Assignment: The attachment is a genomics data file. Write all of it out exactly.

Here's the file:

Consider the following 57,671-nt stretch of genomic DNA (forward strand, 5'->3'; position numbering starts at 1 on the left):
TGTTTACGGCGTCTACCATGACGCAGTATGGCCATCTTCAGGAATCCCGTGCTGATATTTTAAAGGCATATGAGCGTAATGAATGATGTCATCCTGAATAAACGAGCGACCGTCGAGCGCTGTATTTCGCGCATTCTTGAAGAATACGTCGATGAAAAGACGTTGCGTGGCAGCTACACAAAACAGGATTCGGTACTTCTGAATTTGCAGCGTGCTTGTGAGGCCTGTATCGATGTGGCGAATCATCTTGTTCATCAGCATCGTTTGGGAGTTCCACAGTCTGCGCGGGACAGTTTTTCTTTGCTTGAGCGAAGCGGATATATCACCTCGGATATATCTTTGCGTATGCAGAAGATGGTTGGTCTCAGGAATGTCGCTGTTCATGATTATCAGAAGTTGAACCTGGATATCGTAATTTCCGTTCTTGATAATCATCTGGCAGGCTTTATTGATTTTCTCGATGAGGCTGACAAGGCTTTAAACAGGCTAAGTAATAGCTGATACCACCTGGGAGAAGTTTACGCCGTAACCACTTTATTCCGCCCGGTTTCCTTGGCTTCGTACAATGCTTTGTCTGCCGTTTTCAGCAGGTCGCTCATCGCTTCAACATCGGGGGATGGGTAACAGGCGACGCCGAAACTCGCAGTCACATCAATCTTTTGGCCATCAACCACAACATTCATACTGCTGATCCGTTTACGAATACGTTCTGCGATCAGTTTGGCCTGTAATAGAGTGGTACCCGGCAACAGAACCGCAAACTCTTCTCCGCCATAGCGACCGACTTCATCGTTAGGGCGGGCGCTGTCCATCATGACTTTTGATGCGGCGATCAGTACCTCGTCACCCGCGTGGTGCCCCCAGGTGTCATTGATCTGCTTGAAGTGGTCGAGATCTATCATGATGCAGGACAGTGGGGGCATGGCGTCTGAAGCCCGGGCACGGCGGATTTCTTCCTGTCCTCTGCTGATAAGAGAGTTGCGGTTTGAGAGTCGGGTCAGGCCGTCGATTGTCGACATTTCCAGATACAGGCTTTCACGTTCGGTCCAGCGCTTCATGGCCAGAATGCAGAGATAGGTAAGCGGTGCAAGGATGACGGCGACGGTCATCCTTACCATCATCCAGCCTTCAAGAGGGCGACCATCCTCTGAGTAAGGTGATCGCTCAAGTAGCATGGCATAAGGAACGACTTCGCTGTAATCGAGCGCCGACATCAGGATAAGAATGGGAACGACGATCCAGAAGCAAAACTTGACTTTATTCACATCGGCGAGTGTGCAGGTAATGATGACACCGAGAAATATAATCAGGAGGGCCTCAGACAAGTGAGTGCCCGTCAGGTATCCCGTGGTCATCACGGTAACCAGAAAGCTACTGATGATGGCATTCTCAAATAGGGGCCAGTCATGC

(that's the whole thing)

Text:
Consider the following 57,671-nt stretch of genomic DNA (forward strand, 5'->3'; position numbering starts at 1 on the left):
TGTTTACGGCGTCTACCATGACGCAGTATGGCCATCTTCAGGAATCCCGTGCTGATATTTTAAAGGCATATGAGCGTAATGAATGATGTCATCCTGAATAAACGAGCGACCGTCGAGCGCTGTATTTCGCGCATTCTTGAAGAATACGTCGATGAAAAGACGTTGCGTGGCAGCTACACAAAACAGGATTCGGTACTTCTGAATTTGCAGCGTGCTTGTGAGGCCTGTATCGATGTGGCGAATCATCTTGTTCATCAGCATCGTTTGGGAGTTCCACAGTCTGCGCGGGACAGTTTTTCTTTGCTTGAGCGAAGCGGATATATCACCTCGGATATATCTTTGCGTATGCAGAAGATGGTTGGTCTCAGGAATGTCGCTGTTCATGATTATCAGAAGTTGAACCTGGATATCGTAATTTCCGTTCTTGATAATCATCTGGCAGGCTTTATTGATTTTCTCGATGAGGCTGACAAGGCTTTAAACAGGCTAAGTAATAGCTGATACCACCTGGGAGAAGTTTACGCCGTAACCACTTTATTCCGCCCGGTTTCCTTGGCTTCGTACAATGCTTTGTCTGCCGTTTTCAGCAGGTCGCTCATCGCTTCAACATCGGGGGATGGGTAACAGGCGACGCCGAAACTCGCAGTCACATCAATCTTTTGGCCATCAACCACAACATTCATACTGCTGATCCGTTTACGAATACGTTCTGCGATCAGTTTGGCCTGTAATAGAGTGGTACCCGGCAACAGAACCGCAAACTCTTCTCCGCCATAGCGACCGACTTCATCGTTAGGGCGGGCGCTGTCCATCATGACTTTTGATGCGGCGATCAGTACCTCGTCACCCGCGTGGTGCCCCCAGGTGTCATTGATCTGCTTGAAGTGGTCGAGATCTATCATGATGCAGGACAGTGGGGGCATGGCGTCTGAAGCCCGGGCACGGCGGATTTCTTCCTGTCCTCTGCTGATAAGAGAGTTGCGGTTTGAGAGTCGGGTCAGGCCGTCGATTGTCGACATTTCCAGATACAGGCTTTCACGTTCGGTCCAGCGCTTCATGGCCAGAATGCAGAGATAGGTAAGCGGTGCAAGGATGACGGCGACGGTCATCCTTACCATCATCCAGCCTTCAAGAGGGCGACCATCCTCTGAGTAAGGTGATCGCTCAAGTAGCATGGCATAAGGAACGACTTCGCTGTAATCGAGCGCCGACATCAGGATAAGAATGGGAACGACGATCCAGAAGCAAAACTTGACTTTATTCACATCGGCGAGTGTGCAGGTAATGATGACACCGAGAAATATAATCAGGAGGGCCTCAGACAAGTGAGTGCCCGTCAGGTATCCCGTGGTCATCACGGTAACCAGAAAGCTACTGATGATGGCATTCTCAAATAGGGGCCAGTCATGC